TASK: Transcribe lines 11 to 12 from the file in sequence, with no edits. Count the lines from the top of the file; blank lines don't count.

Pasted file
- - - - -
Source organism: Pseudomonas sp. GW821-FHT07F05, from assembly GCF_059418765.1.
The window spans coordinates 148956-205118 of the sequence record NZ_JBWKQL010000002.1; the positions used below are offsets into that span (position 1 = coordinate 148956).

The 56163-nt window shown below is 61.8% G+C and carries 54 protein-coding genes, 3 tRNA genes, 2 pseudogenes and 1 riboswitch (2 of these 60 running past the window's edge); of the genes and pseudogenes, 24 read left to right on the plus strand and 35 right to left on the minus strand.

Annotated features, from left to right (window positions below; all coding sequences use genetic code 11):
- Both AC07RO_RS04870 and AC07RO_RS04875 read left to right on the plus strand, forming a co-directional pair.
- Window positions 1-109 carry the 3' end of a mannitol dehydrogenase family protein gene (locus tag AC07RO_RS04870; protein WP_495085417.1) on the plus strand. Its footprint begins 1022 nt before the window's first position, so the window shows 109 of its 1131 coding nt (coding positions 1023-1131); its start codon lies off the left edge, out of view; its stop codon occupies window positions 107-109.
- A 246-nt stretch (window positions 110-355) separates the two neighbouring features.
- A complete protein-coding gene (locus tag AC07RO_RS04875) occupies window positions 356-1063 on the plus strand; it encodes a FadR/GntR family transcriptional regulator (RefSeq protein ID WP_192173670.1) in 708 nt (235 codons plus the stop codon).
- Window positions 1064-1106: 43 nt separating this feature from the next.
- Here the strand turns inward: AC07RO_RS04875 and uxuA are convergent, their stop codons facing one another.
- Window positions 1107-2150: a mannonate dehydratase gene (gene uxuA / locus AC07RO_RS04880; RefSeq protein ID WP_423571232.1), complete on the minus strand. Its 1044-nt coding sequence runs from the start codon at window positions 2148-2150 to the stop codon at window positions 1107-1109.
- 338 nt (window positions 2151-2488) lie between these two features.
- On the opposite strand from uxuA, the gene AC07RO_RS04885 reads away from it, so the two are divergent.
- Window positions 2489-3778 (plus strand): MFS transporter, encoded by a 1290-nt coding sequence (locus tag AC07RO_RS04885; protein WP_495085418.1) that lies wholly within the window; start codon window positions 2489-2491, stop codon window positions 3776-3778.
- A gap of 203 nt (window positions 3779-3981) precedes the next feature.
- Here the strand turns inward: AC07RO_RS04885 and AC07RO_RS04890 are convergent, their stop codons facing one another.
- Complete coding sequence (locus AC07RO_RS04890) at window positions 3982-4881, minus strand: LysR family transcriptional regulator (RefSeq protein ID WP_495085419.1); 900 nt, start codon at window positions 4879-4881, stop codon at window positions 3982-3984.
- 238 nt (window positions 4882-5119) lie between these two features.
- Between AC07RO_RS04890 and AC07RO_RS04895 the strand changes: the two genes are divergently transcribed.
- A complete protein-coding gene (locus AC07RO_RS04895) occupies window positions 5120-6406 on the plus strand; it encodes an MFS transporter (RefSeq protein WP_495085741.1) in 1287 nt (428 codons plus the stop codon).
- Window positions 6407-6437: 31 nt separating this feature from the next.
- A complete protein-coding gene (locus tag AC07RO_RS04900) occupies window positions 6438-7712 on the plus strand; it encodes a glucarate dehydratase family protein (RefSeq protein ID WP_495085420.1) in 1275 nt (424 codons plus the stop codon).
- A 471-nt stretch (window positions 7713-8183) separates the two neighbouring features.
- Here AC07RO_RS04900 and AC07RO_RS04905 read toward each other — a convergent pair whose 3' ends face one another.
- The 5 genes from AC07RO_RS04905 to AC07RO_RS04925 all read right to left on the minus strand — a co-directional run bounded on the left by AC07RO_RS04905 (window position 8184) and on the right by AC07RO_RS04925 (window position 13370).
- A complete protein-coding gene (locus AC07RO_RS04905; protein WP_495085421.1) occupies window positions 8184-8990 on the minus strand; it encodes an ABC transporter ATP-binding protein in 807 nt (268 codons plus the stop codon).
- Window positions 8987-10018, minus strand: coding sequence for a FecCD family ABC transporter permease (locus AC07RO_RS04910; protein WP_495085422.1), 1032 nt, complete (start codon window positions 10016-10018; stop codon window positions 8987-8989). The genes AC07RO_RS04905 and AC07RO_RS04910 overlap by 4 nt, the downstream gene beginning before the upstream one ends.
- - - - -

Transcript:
- Window positions 1107-2150: a mannonate dehydratase gene (gene uxuA / locus AC07RO_RS04880; RefSeq protein ID WP_423571232.1), complete on the minus strand. Its 1044-nt coding sequence runs from the start codon at window positions 2148-2150 to the stop codon at window positions 1107-1109.
- 338 nt (window positions 2151-2488) lie between these two features.